The erotic novel Fifty Shades of Grey has already been blamed for a rise in the number of callouts to the fire brigade for people trapped in handcuffs.
But now a leading doctor is warning that the global best-seller could be linked to an increase in the number of sexually transmitted infections (STIs) among older couples.
Dr Charlotte Jones, the chair of the British Medical Association’s GP committee, said the book had encouraged older people to become “more explorative” in the bedroom, but that there was a risk they were failing to use protection.
The novel by E L James depicts bondage and sado-masochism and is being made into a film after selling more than 100 million copies. Since the book was published in 2011, there has been a rise in the number of infections in people aged 45 years and older, according to official figures. While the main characters may be in their 20s, Dr Jones suggested some older people appeared to have been inspired to seek out new experiences in the bedroom.
“When it comes to forgetting about safe sex we always think of the vulnerability of young people, but there’s the Fifty Shades of Grey effect where older people are being more explorative but not necessarily remembering to use a condom,” she said.
“Anyone, of any age, going into new relationships should be thinking about safe sex and particularly the role of condoms. People need to take care.”
Figures from Public Health England show that in 2011, there were 1,281 cases of new STIs among people aged 65 and over – not including chlamydia. This rose by more than 7 per cent to 1,374 in 2012.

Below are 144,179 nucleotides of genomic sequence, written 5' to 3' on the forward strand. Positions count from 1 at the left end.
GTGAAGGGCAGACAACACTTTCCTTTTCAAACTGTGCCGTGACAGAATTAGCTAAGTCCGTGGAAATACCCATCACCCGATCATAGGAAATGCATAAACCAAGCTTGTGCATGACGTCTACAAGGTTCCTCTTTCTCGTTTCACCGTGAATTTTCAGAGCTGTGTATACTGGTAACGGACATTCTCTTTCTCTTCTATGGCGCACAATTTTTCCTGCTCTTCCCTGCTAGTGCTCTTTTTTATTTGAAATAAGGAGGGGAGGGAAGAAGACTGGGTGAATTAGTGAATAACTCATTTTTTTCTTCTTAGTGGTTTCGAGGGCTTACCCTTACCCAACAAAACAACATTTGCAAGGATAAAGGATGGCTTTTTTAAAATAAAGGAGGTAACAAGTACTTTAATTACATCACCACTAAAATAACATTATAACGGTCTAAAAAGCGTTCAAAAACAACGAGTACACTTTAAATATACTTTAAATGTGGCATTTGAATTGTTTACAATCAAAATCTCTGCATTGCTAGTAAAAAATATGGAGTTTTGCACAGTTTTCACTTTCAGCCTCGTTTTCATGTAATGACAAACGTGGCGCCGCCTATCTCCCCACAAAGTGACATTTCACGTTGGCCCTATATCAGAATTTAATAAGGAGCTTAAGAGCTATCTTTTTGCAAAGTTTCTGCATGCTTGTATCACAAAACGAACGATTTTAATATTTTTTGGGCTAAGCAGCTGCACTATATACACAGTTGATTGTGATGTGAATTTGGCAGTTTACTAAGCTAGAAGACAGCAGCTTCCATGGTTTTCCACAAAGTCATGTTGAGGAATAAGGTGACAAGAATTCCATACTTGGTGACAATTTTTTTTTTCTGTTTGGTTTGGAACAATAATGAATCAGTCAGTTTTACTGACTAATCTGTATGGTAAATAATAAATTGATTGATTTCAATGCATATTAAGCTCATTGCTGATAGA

Among those aged 45 to 64, there were 19,896 cases in 2011 and 20,445 in 2012, an increase of nearly 3 per cent.
In Scotland, there were 210 cases of genital herpes among those aged 50 and over, up from 175 in 2010 and only 47 in 2002. There were 140 chlamydia cases in 2011, up from 127 in 2010 and 48 in 2002.
Harry Walker, the policy and parliamentary manager for the sexual health charity FPA, formerly the Family Planning Association, said his organisation had noticed a similar trend and echoed Dr Jones’s warning.
“Generally speaking there’s a lot more people in older age groups having sex and certainly it is a concern of ours that the 1980s message around condom use – with the HIV campaign – is getting forgotten about or people are getting complacent,” he said.
A spokeswoman for Public Health England said it was “aware of the rise in adults diagnosed with sexual health infections aged 50 years and older... We would strongly urge older adults to go to their local sexual health clinic and get tested, so early diagnosis can be made and promptly treated. We also advise people to use a condom.”